Parents told me I was possibly autistic?? I'm 21

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waterlow4487
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17 Oct 2017, 8:05 pm

Hi all,
My parents told me a few days ago that they think I might be on the mild spectrum of Aspergers Syndrome or Autism, or in their words, "Be a little autistic." I didn't think much of it at the time and kind of agreed with them. I know you can't rely on these tests obviously, but I took two online Aspergers' Tests and one of them said I could possibly be in the mild Aspergers spectrum and the other said I was within range of being diagnosed with Autism or Aspergers and that it would be wise to follow up with a clinician, and now I'm kind of freaking out. What if I am on the mild spectrum? I'm 21 years old, an adult, have I lived my life this whole time without knowing something that could explain a lot of why I am the way I am?? I know I would need an official diagnosis, but is it reasonable to be kind of worried/freaking out a little?



Canadian Penguin
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17 Oct 2017, 8:32 pm

Nothing will change. Having a diagnosis does not change how you think or act. You will be the exact same person before the "you're on the Autism spectrum" as you are after.

You will an answer, an explanation and will be able to seek out the support that's available.

It's entirely your choice on what happens next. You don't have to do a thing with the diagnosis and continue on as you have been.

What I'm trying to say is there is nothing to fear and you need not worry.


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Esmerelda Weatherwax
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17 Oct 2017, 8:45 pm

Hi. I'm 62, was confirmed Aspie at age 55. Had a pretty good life up to that point and a better life, in several ways, after, because I knew for sure, instead of suspecting. Seconding what Canadian Penguin says - you won't change, this won't modify who you are at center. And adding, this is a situation in which knowledge really can be power.

Wishing you luck and most importantly peace.


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geod23
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17 Oct 2017, 10:54 pm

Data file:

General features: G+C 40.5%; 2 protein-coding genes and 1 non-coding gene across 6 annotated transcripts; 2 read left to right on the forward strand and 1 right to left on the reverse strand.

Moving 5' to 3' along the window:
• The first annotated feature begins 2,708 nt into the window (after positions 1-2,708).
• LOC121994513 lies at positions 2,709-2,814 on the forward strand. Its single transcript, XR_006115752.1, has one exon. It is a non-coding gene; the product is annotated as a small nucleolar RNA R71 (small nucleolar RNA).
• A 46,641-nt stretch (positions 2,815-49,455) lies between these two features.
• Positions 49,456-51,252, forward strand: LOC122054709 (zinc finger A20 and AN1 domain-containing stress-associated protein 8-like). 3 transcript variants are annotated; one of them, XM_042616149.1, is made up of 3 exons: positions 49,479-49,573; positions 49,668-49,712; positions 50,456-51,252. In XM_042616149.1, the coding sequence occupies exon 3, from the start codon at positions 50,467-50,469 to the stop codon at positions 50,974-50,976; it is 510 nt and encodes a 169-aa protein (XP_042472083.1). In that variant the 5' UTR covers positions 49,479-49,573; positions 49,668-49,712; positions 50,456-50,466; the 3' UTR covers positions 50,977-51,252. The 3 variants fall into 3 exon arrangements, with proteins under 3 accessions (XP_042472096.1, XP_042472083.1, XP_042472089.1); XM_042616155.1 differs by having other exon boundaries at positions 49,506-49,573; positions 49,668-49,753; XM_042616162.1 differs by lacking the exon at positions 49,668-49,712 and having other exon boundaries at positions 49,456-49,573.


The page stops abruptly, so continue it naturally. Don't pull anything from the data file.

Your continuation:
Hey, dude! Nothing wrong with being a little different! It just means your brain analyzes things a little differently than most. It can also help explain if you've ever had trouble with lights, textures, sounds, smells, or understanding what the heck people mean when they're talking. If you do have it, it's required to put on your records just in case something ever does happen and somebody important (bosses, police, etc.) misunderstand what you're saying or your intentions. It's a bit helpful in my opinion to be able to say to someone "Hey, sorry if I say anything weird or offensive. I have a disorder that makes my brain work a bit differently." Saves me a lot of upset friends/family/coworkers. It's fine to be nervous, but you've lived with it your whole life, so nothing will change except for putting a name to it.



xatrix26
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18 Oct 2017, 1:36 am

I'm 42 now and I discovered only three months ago that I'm Autistic, more specifically Severe High-Functioning Asperger's Syndrome. The last 3 months have been the most traumatic of my life but I finally come to the point where I can accept my situation and seek to find a remedy or at least a way to manage it effectively.

But believe me it was like watching the movie "A Beautiful Mind" where Russell Crowe's character went his entire life thinking he was okay but then one day waking up in his twenties and discovered he was Schizophrenic. The shock his character experienced very much described my own situation. But thank goodness nobody gave me shock therapy because that's what they used to do to people like us Aspies.

There was a time not too long ago where Autism was mistaken for Childhood Schizophrenia. Psychiatric science has advanced somewhat since then thank goodness.